# Why are tags [functional-programming] and [haskell] mutually exclusive?

An edit was recently made on my question to remove the tag. The edit comment was that

I don't understand this, as I thought the purpose of tags was to help users of the website filter the content they see. Why should a question not fall into the filter if it falls into ? One is a subset of the other.

### Tags are not hierarchical categories

I disagree with Mat's Mug where he says:

if is a "subset" of , then tagging with both and would be redundant - using the most specific tag correctly labels the post, there's no need to specify both

The purpose of tags is not hierarchical categorization of knowledge, like categories in Wikipedia. The purpose of tags is to make it possible for people who are experts (or just interested) in a subject area to find posts in that area (for example, in order to answer them).

Suppose that you are an expert in games and like to answer game-related questions. If so, then at present you can visit the unanswered/tagged/game page from time to time and you're likely to find many unanswered questions about games. But now suppose that enthusiastic taggers start removing the tag from game-related questions that have some more specific tag. Now you have to visit the unanswered/tagged/game+chess+minesweeper+sudoku+tic-tac-toe page, and who knows what games you are missing because you haven't itemized their more specific tags in your search? This situation does not seem like an improvement to me.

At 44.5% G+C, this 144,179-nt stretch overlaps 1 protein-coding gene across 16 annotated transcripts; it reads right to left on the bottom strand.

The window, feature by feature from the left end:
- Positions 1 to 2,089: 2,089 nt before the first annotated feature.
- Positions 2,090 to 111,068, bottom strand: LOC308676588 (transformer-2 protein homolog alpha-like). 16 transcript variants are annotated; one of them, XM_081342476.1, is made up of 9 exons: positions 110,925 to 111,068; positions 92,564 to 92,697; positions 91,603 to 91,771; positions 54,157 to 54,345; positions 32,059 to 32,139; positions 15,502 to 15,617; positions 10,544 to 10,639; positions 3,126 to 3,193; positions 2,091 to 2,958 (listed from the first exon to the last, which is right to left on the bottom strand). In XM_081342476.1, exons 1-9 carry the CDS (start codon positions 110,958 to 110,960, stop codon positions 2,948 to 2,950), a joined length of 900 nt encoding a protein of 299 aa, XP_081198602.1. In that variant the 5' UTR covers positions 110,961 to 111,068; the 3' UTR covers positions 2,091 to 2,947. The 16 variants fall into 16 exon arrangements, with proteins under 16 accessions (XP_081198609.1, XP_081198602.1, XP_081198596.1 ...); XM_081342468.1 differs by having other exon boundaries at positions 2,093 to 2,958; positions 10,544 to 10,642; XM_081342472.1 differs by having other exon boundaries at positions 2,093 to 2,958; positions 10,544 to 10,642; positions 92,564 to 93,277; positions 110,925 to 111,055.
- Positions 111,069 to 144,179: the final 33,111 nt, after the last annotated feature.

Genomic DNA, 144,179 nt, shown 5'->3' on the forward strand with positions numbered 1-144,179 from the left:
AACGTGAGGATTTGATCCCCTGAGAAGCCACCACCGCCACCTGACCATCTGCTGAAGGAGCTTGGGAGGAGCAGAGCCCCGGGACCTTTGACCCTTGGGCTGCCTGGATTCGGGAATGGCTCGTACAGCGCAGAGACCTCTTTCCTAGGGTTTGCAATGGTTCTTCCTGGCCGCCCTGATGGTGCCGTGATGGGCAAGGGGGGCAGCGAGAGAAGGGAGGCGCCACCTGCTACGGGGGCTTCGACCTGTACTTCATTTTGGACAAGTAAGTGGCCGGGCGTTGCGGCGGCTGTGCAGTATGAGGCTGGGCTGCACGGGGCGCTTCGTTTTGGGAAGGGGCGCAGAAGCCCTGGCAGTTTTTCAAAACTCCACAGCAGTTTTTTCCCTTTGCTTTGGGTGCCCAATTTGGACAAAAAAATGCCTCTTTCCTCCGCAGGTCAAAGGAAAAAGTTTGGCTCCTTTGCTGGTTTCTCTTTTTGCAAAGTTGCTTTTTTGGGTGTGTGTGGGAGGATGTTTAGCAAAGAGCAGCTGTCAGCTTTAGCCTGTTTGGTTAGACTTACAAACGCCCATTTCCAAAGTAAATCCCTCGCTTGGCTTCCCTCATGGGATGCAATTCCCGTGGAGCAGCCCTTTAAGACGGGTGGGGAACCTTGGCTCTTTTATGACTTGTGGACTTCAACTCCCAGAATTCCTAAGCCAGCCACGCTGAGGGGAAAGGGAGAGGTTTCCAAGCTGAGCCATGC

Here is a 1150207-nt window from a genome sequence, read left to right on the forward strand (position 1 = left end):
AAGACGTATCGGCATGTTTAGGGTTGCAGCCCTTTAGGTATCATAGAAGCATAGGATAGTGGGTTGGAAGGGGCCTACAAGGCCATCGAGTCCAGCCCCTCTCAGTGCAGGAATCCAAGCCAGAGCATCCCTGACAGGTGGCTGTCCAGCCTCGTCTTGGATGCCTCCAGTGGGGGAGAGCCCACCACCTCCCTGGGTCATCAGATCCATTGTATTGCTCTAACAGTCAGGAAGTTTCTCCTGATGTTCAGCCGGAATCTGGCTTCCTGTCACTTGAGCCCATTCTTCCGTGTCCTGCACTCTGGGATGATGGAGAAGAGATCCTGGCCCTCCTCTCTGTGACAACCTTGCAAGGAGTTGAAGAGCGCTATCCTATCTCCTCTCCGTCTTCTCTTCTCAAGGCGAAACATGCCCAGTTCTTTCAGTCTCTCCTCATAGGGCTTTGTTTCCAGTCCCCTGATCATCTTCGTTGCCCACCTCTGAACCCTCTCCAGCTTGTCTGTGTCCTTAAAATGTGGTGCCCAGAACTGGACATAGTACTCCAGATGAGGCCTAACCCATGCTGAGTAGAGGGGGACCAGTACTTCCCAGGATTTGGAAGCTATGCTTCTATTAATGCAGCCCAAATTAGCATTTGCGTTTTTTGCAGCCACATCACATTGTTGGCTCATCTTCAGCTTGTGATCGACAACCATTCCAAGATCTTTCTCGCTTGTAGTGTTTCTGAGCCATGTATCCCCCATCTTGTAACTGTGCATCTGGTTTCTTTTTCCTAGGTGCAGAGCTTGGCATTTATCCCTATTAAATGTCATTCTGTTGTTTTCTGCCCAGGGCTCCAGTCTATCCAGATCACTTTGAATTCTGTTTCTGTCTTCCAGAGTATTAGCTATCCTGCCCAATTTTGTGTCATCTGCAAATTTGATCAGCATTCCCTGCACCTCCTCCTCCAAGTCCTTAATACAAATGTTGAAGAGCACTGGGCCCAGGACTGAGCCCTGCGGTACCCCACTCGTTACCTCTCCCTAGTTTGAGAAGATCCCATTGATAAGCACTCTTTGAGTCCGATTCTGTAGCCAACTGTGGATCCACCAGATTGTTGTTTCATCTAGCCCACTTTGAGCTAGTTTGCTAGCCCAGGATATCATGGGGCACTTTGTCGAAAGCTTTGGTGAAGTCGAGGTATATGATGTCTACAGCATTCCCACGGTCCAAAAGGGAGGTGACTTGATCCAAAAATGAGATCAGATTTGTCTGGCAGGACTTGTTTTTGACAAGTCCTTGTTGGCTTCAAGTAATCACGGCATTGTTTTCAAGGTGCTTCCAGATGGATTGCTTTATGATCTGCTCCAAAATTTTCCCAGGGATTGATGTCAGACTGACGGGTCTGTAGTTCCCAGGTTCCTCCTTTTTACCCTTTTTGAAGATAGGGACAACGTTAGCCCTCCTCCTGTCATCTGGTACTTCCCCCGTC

### Paradigm tags can be meaningful

I'm also not convinced that paradigm tags are meaningless. You can program Haskell in a functional style, with lots of higher order functions and function applications. But you can also program it in imperative style, with lots of monads and let a = b in c (see for example this in-place quicksort question).

So paradigm tags make sense when the paradigm is unusual or something that the OP wants to draw attention to.

• "The purpose of tags is to make it possible for people who are experts (or just interested) in a subject area to find posts in that area" - my thinking exactly. – Myridium Sep 28 '16 at 16:28